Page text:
The paper argues that, on the one side, compared to the decades before, a stronger sense of revival and search for unique characteristics to be revitalised has emerged. On the other side, being inspired by a continuous modernisation process, as well as challenged by heterogeneous sociopolitical developments, the new generation of abbots seems to keep a deliberate distance to the past and to strive for the invention and retraditionalization of new brands.
Haiyan Hu-von-Hinüber 胡海燕 Max Weber Center for Advanced Cultural and Social Studies, Erfurt University, and Indian and Buddhist Studies, Peking- and Shenzhen-University
Presentation in English: 10.01.20, 15:30-16:30
Case Study III:
On the Social and Religious Background of the Liuzu Monastery´s Missionary Activities and International Network with Universities under the Leadership of Abbot Dayuan
六祖寺大愿方丈率领下的国际弘法以及与高校的合作 – 社会与宗教背景的案例分析
Among the monks who have been ordained after the Cultural Revolution, at the age of 24, venerable Dayuan was one of the youngest monastics to become an abbot in 1995 for leading the Renrui Monastery 仁瑞寺. As is the case with many others of his generation, his religious career can be characterised by the inspiration from old masters of different Buddhist traditions. In contrast to his predecessors, however, he was one of the first Buddhist leaders that had been trained in business management before he became a monk. After having rebuilt and revived several monasteries, master Dayuan became the abbot of the Liuzu Monastery 六祖寺 in 2005, which he developed into the basis of his nationwide network of affiliated monasteries. Instead of focusing on the teaching of only one Buddhist school, master Dayuan pursues the strategy of diversified teaching with a global Buddhist vision.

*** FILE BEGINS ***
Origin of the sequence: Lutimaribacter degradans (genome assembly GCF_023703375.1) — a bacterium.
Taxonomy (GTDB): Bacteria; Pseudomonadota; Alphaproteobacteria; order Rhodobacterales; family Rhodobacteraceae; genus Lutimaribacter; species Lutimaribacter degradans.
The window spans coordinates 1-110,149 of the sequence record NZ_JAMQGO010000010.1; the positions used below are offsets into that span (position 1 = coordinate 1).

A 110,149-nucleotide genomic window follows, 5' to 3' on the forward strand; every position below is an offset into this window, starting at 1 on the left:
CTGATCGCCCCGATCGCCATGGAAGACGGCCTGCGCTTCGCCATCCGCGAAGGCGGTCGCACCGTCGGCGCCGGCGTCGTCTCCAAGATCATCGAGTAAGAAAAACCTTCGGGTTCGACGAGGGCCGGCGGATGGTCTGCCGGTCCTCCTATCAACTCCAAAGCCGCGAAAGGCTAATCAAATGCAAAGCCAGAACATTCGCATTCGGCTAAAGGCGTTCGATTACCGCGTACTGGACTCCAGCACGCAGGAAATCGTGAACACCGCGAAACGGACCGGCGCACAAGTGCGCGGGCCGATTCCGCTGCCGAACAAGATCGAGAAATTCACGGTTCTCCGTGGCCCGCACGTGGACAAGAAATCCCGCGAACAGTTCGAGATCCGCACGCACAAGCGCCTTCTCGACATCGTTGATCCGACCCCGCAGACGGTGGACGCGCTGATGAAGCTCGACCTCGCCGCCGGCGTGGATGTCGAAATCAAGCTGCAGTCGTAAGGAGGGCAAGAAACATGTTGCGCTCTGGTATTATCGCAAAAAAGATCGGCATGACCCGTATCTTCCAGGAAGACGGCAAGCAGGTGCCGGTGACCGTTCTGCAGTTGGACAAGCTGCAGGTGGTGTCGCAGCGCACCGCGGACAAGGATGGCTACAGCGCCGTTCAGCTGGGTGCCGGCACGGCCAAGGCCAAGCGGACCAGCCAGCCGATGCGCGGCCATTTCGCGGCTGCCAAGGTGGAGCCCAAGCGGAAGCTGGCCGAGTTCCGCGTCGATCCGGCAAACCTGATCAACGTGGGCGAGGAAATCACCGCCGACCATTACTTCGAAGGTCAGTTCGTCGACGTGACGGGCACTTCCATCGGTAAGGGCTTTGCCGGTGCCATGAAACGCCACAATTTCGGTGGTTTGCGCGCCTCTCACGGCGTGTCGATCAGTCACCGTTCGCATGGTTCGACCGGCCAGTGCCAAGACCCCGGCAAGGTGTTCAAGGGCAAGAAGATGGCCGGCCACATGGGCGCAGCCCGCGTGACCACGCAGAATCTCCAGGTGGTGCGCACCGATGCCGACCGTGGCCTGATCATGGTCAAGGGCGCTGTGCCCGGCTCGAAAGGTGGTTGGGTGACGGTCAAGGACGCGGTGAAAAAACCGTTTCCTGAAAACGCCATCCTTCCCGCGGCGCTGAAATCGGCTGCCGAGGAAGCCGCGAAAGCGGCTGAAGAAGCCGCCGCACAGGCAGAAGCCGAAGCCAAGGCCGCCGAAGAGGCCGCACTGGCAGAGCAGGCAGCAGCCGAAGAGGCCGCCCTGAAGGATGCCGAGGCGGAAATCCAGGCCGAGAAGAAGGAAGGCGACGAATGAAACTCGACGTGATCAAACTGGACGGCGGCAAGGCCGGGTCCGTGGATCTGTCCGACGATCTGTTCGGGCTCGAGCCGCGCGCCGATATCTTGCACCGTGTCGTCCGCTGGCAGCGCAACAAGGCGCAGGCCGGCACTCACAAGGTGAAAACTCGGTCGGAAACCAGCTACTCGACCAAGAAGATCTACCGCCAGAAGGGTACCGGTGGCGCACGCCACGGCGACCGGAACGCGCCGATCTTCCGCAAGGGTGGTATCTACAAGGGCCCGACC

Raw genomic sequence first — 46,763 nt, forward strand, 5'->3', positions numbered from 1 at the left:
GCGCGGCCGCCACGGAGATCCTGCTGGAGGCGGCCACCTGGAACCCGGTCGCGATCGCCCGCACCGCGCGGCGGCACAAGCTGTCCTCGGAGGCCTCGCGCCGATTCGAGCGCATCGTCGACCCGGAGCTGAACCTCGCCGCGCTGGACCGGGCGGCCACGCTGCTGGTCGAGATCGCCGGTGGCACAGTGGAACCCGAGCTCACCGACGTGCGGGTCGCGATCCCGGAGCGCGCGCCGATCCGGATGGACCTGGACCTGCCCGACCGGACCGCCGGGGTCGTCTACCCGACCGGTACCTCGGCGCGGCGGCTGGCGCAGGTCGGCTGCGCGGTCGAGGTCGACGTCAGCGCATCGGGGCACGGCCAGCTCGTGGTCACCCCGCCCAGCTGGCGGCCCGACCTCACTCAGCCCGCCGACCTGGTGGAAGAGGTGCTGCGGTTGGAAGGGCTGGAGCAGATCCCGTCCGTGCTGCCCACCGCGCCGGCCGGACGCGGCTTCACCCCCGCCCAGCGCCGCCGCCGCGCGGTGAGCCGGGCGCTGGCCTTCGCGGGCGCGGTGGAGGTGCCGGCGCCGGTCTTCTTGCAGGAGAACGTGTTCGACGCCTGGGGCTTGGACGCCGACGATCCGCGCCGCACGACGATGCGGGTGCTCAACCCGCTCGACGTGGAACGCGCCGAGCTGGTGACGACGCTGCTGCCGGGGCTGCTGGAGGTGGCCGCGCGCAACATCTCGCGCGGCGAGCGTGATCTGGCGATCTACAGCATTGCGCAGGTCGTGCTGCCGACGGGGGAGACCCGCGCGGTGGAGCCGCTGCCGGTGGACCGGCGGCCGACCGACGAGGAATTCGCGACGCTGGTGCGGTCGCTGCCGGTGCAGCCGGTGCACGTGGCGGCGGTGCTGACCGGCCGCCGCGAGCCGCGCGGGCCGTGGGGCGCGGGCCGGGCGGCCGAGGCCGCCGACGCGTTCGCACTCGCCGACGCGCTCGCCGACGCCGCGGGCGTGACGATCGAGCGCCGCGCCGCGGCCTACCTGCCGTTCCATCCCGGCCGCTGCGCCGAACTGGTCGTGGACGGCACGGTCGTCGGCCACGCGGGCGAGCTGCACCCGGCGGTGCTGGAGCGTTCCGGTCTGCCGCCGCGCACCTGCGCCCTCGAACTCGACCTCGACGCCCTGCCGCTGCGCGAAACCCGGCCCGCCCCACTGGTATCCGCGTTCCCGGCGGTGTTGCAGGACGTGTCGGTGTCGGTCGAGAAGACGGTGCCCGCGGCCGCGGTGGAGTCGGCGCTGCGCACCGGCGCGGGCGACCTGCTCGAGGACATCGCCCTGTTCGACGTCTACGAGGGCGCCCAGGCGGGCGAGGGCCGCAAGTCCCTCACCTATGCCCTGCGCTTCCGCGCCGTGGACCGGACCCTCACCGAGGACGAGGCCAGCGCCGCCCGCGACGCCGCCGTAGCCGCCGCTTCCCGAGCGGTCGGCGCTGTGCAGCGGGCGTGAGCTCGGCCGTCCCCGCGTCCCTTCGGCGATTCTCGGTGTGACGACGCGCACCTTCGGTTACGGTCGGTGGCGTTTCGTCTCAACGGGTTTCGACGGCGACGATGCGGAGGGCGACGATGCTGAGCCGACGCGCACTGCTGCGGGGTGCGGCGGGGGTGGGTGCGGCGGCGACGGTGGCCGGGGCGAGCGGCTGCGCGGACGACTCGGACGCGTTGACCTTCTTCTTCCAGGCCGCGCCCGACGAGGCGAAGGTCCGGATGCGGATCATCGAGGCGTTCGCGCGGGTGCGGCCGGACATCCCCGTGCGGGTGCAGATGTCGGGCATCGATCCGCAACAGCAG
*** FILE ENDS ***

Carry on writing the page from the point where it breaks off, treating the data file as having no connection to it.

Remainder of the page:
This case study investigates the social and religious background of the Liuzu Monastery´s missionary activities. It traces the development of master Dayuan’s leadership from the early stage to his project of Buddhist globalisation on the basis of an international network, especially with universities and scholars worldwide. Since master Dayuan is playing a pioneering role among Buddhist leaders of Mainland China in spreading Chinese Buddhism abroad, the study is going to explore the challenges and opportunities, as well as the relevance of master Dayuan’s experience for his contemporaries.
Zhang Jiacheng 张家成 Department of Philosophy, School of Humanities, Zhejiang University
Presentation in Chinese: 10.01.20, 17:00-18:00
Case Study IV:
Master Guangquan and his Model of Spreading the Dharma by Featuring Traditional Culture and Art